In 1692 girls started to jerk about, scream, kick violently and shake. Puritans believed heavily in God and the devil, so the Puritan villagers started thinking there were witches among them, the devil’s foot soldiers. On February 28, 1692, Tituba confessed to being a witch and she talked about her witch sisters who traveled in broomsticks. Then people were accused of being witches. It got out of hand and in 1692, 185 people stood accused, 141 were women and 44 were men. 14 women and 5 men were hung1. You can understand why we wanted to investigate this subject further; especially since we saw a play, called Cry Innocent.
Wednesday, January 27, 2016, a group of actors came to our school to perform a witch trial, which occurred in Salem Village [known today as Danvers], Massachusetts. One of the reasons this group, Cry Innocent, chose Mrs. Bishop’s trial, was because she was found guilty of witchcraft. We were able to see reenactment what the first witch trial was like. Below is a list of people who were at the first trial.
- Bridget Bishop (accused)
- Colonel John Hathorne (Mrs bishop’s “lawyer”)
- John, Sr., Rebecca and William Bly (witness)
- Reverend John Hale (judge)
- John Louder (witness)
- Alice Pickering (witness)
- Sarah and Samuel Shattuck (witness)
- Susannah Sheldon (witness)2
It begins in June 1692, Salem Village (the current city of Ipswich). there were many problems in the town and they believe that there were witches among them. Bridget Bishop was believed to be one of these witches. Mrs. Bishop was accused of injuring multiple people. Most people accused her of sitting on their stomachs then choking them. John Sir and Rebecca Bly reported their son getting sicker and sicker every time Mrs. Bishop visited their house. When her son went to Mrs. Bishop’s house, her son showed up with a bloody face.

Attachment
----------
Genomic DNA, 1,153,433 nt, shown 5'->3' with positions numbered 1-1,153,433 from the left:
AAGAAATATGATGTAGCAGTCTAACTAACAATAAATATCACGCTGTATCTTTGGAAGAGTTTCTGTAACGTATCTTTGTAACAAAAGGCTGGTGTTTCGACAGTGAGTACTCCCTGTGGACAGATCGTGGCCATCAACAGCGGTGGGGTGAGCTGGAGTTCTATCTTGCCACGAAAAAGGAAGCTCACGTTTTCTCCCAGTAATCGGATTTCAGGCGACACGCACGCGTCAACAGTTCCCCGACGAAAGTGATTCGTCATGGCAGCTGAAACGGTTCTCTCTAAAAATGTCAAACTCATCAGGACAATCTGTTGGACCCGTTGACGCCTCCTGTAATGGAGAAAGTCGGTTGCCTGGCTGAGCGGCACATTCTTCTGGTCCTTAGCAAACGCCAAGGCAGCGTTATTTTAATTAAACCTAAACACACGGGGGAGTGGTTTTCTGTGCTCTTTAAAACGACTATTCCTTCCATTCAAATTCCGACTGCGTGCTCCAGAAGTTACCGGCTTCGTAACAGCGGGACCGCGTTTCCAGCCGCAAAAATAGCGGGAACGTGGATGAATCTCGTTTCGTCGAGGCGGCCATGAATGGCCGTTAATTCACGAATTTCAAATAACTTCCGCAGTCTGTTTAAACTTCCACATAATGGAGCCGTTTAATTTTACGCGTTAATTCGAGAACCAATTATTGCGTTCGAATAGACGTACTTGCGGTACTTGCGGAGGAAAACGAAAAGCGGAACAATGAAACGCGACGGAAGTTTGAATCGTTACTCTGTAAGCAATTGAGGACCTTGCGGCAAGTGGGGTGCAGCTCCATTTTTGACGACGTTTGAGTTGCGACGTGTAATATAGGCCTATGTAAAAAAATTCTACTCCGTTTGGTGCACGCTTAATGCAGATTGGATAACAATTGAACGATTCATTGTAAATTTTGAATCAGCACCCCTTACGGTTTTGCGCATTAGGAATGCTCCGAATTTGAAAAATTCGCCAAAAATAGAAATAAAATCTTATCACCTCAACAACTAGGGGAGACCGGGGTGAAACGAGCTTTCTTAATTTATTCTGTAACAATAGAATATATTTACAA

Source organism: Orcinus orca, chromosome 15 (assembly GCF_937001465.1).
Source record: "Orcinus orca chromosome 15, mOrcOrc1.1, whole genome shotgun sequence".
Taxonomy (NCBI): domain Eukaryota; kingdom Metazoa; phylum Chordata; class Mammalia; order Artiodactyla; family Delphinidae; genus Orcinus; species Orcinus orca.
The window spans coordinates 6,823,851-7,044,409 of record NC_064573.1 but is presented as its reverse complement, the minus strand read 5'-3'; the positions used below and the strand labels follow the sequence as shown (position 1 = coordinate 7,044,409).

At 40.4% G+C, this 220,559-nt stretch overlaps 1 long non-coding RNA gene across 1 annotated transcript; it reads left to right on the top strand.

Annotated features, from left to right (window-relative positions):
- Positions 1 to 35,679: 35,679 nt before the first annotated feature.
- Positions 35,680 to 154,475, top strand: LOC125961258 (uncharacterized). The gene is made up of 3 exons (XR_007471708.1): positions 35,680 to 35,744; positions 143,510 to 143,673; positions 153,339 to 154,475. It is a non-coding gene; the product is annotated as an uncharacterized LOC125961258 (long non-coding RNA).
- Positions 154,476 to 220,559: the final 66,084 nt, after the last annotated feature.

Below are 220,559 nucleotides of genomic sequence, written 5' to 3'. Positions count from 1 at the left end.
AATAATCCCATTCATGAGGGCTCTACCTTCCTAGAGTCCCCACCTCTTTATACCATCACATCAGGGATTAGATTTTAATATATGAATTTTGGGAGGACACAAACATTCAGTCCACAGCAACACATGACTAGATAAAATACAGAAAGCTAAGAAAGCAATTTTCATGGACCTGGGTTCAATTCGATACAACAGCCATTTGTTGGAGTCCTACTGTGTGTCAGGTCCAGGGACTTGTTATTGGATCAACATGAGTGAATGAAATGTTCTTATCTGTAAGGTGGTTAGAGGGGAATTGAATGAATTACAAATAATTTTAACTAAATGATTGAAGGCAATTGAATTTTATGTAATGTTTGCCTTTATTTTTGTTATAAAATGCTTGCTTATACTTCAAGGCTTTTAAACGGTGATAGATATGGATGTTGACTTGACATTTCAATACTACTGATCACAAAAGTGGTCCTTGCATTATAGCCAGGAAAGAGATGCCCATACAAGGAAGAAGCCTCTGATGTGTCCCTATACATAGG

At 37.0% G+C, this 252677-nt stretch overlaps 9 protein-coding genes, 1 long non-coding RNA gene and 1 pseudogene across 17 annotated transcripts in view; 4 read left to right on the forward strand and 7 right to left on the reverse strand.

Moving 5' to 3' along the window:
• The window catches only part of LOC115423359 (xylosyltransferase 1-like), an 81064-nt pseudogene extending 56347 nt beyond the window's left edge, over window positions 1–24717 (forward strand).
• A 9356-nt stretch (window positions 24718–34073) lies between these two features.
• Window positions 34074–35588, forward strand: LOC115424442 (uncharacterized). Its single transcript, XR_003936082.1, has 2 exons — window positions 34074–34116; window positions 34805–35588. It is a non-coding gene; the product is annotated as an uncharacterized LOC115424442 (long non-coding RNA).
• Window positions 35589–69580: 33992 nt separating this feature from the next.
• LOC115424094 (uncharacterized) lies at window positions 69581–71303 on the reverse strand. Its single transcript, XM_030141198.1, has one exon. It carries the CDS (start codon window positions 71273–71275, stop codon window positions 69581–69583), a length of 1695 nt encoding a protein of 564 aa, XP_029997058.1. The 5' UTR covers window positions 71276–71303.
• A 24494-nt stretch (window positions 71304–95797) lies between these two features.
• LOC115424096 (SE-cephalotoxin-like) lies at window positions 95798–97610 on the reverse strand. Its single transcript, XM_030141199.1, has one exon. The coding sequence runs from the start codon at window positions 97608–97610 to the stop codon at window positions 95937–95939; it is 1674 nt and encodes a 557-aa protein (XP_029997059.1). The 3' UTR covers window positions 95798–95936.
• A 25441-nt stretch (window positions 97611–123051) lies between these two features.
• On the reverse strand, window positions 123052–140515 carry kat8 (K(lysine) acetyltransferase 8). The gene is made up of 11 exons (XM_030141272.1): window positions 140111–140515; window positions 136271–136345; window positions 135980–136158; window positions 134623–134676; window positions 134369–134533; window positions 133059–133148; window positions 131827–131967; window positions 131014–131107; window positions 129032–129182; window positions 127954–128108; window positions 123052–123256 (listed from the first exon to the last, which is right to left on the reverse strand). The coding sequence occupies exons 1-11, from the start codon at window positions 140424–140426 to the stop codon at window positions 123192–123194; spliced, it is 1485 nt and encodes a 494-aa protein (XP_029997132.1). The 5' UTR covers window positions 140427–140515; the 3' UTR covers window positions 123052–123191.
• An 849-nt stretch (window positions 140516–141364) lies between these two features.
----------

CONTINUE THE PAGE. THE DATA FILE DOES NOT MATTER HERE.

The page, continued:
At one point in the trial, they brought in a confessed witch who said Mrs. Bishop was a witch and tried to make her do deeds for the devil. Sarah and Samuel Shattuck had reported that Mrs. Bishop had bewitched one of their pigs, who went crazy and tore up the pen. “Are you sure that pig isn’t your wife?” Goody Bishop fires back. “Silence!” yells Reverend John Hale, banging his mace in the floor. (A mace is a pole with metal on the bottom. It was banged on the floor by a court constable, to signal for everybody to quiet down if they were talking during a trial; the same way a gavel is used today in a courtroom. A mace still exists and is in the Beverly Historical Society Museum in Beverly, Massachusetts.)
One witness, John Louder had a different story, “One night, I was sleeping in my bed and I see some kind of monster climbing over my trees in the orchard. It flew into the window. I tried to grab my sword but It wouldn’t let me. It froze me in place, my arms and legs wouldn’t move no matter how hard I tried to move. It sat on my stomach. I passed out. The next day, I took a walk in my orchard. A lot more apples had fallen that night, and as I walked longer, Mrs. Bishop was whistling and picking apples in her orchard, I thought she seemed too happy.”